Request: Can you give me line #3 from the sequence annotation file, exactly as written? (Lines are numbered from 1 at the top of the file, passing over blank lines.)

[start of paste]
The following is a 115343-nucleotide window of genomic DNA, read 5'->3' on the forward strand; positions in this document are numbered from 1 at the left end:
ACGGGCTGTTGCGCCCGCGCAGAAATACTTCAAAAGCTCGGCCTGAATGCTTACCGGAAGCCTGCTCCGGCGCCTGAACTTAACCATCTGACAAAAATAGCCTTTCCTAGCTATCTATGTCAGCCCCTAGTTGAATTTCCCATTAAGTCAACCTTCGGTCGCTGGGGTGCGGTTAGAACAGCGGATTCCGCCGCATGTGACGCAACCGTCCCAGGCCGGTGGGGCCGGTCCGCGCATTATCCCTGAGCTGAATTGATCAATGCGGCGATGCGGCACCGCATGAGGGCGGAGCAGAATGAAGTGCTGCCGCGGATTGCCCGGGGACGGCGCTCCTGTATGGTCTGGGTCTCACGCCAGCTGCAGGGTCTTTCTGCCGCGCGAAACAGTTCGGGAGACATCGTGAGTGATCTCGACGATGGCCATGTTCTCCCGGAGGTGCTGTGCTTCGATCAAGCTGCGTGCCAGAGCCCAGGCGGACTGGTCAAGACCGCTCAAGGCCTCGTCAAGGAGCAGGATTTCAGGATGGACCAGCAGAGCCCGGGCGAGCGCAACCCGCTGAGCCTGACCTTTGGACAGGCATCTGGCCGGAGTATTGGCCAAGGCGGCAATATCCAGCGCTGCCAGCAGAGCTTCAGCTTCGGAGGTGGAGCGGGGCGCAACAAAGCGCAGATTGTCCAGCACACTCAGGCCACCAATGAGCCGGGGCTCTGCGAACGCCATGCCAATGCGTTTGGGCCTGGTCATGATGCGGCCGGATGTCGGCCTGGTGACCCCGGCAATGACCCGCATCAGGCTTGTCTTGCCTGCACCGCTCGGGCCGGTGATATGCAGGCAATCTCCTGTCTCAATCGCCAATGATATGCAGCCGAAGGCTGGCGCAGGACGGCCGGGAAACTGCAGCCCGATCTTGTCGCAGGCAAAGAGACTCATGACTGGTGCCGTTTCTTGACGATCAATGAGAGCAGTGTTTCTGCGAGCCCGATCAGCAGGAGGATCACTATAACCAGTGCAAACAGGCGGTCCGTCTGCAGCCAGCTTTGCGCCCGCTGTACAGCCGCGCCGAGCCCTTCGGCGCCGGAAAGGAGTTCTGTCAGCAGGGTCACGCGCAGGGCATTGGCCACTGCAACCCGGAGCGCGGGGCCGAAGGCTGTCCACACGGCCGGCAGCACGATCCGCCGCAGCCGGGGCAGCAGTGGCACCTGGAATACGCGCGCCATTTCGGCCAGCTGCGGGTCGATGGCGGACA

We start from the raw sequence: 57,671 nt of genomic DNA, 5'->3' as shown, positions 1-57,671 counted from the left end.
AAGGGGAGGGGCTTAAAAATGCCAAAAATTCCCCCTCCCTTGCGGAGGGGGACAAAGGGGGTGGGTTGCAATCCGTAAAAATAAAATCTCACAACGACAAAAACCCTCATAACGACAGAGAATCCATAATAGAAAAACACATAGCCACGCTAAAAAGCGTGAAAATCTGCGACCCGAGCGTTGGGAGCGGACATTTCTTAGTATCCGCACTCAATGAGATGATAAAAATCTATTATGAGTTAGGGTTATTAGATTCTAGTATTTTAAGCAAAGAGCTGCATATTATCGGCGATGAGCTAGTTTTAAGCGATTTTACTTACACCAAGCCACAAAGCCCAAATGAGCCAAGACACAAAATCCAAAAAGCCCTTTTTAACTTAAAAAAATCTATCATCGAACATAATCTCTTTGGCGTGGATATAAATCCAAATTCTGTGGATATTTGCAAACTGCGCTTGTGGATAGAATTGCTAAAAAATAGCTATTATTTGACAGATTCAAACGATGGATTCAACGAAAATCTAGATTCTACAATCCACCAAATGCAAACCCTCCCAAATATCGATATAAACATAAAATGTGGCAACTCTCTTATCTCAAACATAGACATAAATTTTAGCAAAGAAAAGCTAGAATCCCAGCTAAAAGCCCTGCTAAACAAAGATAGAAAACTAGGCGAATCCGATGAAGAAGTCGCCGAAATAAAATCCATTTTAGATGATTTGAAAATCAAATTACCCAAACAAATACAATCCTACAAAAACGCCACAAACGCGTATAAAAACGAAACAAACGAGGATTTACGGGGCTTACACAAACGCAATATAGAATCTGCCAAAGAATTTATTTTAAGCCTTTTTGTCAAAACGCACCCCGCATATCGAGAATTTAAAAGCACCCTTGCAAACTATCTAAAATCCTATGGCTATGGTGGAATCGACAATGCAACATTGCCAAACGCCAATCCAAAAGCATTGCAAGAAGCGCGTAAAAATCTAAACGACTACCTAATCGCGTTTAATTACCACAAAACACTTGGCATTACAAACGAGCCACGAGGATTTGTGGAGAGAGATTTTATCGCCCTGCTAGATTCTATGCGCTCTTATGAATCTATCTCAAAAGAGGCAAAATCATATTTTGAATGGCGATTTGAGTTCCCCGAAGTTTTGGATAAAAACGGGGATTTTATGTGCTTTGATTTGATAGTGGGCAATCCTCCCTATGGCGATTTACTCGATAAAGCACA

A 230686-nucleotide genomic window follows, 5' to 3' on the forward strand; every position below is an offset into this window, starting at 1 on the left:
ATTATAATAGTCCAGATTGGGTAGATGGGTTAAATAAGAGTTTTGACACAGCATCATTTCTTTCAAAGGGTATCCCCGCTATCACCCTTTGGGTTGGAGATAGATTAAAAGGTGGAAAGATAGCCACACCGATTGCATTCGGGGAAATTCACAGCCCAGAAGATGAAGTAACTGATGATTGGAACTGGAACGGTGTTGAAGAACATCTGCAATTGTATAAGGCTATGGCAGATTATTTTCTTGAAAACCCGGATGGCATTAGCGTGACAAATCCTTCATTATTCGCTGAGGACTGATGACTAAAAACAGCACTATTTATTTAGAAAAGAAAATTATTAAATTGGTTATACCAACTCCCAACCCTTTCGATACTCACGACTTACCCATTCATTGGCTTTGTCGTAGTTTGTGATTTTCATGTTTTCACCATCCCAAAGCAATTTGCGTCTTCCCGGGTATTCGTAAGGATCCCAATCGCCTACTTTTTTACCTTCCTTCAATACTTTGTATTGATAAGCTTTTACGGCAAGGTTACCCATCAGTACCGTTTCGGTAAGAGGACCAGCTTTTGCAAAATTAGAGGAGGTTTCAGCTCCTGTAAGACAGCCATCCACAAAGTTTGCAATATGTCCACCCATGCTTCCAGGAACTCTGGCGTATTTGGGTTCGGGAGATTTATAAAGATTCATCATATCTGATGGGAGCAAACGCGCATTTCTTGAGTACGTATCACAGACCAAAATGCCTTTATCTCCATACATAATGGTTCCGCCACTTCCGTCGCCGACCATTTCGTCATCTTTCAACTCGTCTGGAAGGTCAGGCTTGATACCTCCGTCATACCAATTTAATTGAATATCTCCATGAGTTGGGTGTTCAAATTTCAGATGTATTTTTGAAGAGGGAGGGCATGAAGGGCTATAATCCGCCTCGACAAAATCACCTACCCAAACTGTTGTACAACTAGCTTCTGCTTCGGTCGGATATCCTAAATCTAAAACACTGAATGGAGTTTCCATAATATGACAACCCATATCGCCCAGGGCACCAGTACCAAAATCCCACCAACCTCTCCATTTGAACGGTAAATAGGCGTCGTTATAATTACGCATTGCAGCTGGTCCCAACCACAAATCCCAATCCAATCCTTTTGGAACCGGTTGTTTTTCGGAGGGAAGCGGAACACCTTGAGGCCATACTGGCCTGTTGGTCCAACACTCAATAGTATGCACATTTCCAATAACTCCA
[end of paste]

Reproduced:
We start from the raw sequence: 57,671 nt of genomic DNA, 5'->3' as shown, positions 1-57,671 counted from the left end.